Finally made a breakthrough passing data to a component - felt I should share

First I would like to say how I appreciate this forum, and the support crew who are so helpful in answering so many small questions. I tend not to write much - but I spent many hours on so many days searching for the answer to the many questions that naturally arise while programming.

I am a long time programmer - started back in 1974! - but I only started programming ionic/angular four months ago - so I consider myself a skilled newbie. I’m working on a project, and mostly have made good progress, but I find programming in Ionic/Angular very frustrating! The main frustration seems to come from things that an instructor in a course says will work not working. An example of that is the topic of this post “Passing data to a component via html”

I needed to figure this out - and several months ago I spent more than a week trying everything, without success. I finally figured out how to use a service as an exchange - so a component could “ask” what data it was to use by calling the service which the parent had nicely loaded up with data. I consider this a kludge.

Today, finally! I figured out a method that worked - which is what I felt I should share.

In html I had tried to pass data to the child using [myID]=“”

Then, as everyone said to do - I used @Input(‘myID’) to bind a component variable to that ID.

I only saw the ID as “undefined” which made me crazy.

Then, today, I saw someone in a forum (stack overflow…) make a slight comment:

“use ngAfterContentInit to get the data - not ngOnInit”

This was what I needed to see - the data is undefined in ngOnInit - but is valid in ngAfterContentInit!

So frustrating that I spent weeks struggling with this - finally writing a kludge work around - but now it works, thanks to some wise soul writing in a random post in a random forum.

Just thought I would share.

thanks for your time - and thanks to all those who are so helpful to all who struggle.

I’d like to take a stab at convincing you that this is much more powerful and much less shameful than it apparently appears to you at the moment.

You’ve got me beat in terms of programming experience, but only by a couple years or so, so I am also very steeped in decades of imperative thinking, and the way you describe the component “asking” the service something is very telling.

Trying to write webapps with an imperative mindset was for me a very frustrating experience. It always felt like I was fighting the framework. I found ReactiveX a confusing katamari of obscure tools, most of which seemed of at best academic interest, so I glommed onto a couple of them, made recipes, and deployed those religiously.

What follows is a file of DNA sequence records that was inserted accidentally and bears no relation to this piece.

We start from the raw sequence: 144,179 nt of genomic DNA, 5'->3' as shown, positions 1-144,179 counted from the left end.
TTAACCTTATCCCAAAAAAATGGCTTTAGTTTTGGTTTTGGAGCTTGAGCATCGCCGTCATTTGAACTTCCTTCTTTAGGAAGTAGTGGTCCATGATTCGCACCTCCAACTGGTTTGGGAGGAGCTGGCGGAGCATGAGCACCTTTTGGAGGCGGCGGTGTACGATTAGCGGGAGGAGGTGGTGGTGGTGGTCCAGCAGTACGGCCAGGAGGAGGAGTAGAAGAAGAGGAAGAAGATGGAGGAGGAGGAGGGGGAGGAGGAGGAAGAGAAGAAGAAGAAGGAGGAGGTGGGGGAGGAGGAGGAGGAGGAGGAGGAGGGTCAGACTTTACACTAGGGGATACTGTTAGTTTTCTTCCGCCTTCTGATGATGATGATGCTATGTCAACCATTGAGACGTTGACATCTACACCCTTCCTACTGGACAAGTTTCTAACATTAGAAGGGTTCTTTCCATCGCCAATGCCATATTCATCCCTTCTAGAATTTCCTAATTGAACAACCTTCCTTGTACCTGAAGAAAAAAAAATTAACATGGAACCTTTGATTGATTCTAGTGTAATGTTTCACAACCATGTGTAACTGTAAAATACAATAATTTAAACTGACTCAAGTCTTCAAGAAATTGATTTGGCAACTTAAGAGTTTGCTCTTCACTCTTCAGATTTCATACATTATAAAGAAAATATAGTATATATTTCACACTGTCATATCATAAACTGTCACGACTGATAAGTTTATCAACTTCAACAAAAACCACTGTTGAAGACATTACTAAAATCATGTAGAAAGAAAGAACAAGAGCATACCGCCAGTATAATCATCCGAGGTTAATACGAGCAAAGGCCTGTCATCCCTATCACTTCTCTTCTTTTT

At some point, I decided this was not working at all, and that I had to fundamentally change the way I was thinking about things. Webapps are fundamentally reactive programs - they sit there, wait for users to interact with them, and respond to that interaction. That’s super-hard to debug at first, because I the programmer am no longer in charge of the code execution paths. I had to let that go, and trust that functional thinking could help me isolate parts of my app from one another, enabling them to be viewed and tested as distinct entities.

So, while there’s absolutely nothing wrong with what you’re doing with @Input bindings, realize that it has fundamental limitations as long as you’re slinging scalars around, and that much of Angular’s power comes from its ability to wire Observables up.

With that introduction, when you get a chance, please check out this post for a reactive strategy that automatically delivers fresh data to components exactly when they need it, and only then.

Incidentally, if you’re still reading, I would suggest using ngOnChanges instead of ngAfterContentInit for similar reasons - you have the same guarantee that the data is fresh, and you won’t miss updates that ngAfterContentInit would.

Hi - I didn’t name you, but you were the main person I consider so helpful. I see how many posts you make, trying to help people.

I have switched over to ngOnChange -> thanks. I have tried to hold the lifecycle in my head - but I obviously miss a lot.

I have come to depend on observables to make sense of this asynchronous world. That is one of my go-to tools - although I do worry about unsubscribing in all the right places.

I am happy with using services - I would guess 40% of my code is in services - although I’ve not counted lines. My problems I wanted to solve today was I had a long list of items to display, each one of them being displayed using a component to do the html - so I needed a stateless way to deterministically get my data - and passing the ID via html->Input() seemed the only way.

Yes, the mindset to do this type of programming is interesting - but what bothers me is that the sands shift - even in the 5-6 months I’ve been doing this - an instructor presents code that no longer works. I can adjust my way of thinking, but I often find I implement work-arounds for something that should have worked, but didn’t.

I admire your philosophy and your way of helping people - it’s very admirable.

I use and recommend @ngneat/until-destroy for this.